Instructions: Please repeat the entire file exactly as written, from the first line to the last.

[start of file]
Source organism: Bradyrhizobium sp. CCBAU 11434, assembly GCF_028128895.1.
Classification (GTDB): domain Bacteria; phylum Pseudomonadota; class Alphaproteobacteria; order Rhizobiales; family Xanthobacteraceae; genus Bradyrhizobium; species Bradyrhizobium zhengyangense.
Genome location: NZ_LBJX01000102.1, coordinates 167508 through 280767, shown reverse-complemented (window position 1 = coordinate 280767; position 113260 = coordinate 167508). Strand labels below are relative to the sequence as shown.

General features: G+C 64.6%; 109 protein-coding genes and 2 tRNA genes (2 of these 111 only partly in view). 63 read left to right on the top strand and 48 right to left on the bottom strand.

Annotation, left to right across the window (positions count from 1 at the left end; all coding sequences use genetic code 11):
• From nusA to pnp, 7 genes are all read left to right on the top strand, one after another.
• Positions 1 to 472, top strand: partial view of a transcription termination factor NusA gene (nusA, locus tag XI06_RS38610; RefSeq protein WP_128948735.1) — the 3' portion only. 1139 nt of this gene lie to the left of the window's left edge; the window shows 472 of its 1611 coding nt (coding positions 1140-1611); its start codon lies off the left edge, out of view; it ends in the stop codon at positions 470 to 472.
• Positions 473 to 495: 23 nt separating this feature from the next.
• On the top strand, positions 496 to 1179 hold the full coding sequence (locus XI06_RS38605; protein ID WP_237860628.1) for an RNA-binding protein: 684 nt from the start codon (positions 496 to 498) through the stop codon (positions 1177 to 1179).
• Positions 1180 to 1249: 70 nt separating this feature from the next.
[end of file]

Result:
Source organism: Bradyrhizobium sp. CCBAU 11434, assembly GCF_028128895.1.
Classification (GTDB): domain Bacteria; phylum Pseudomonadota; class Alphaproteobacteria; order Rhizobiales; family Xanthobacteraceae; genus Bradyrhizobium; species Bradyrhizobium zhengyangense.
Genome location: NZ_LBJX01000102.1, coordinates 167508 through 280767, shown reverse-complemented (window position 1 = coordinate 280767; position 113260 = coordinate 167508). Strand labels below are relative to the sequence as shown.

General features: G+C 64.6%; 109 protein-coding genes and 2 tRNA genes (2 of these 111 only partly in view). 63 read left to right on the top strand and 48 right to left on the bottom strand.

Annotation, left to right across the window (positions count from 1 at the left end; all coding sequences use genetic code 11):
• From nusA to pnp, 7 genes are all read left to right on the top strand, one after another.
• Positions 1 to 472, top strand: partial view of a transcription termination factor NusA gene (nusA, locus tag XI06_RS38610; RefSeq protein WP_128948735.1) — the 3' portion only. 1139 nt of this gene lie to the left of the window's left edge; the window shows 472 of its 1611 coding nt (coding positions 1140-1611); its start codon lies off the left edge, out of view; it ends in the stop codon at positions 470 to 472.
• Positions 473 to 495: 23 nt separating this feature from the next.
• On the top strand, positions 496 to 1179 hold the full coding sequence (locus XI06_RS38605; protein ID WP_237860628.1) for an RNA-binding protein: 684 nt from the start codon (positions 496 to 498) through the stop codon (positions 1177 to 1179).
• Positions 1180 to 1249: 70 nt separating this feature from the next.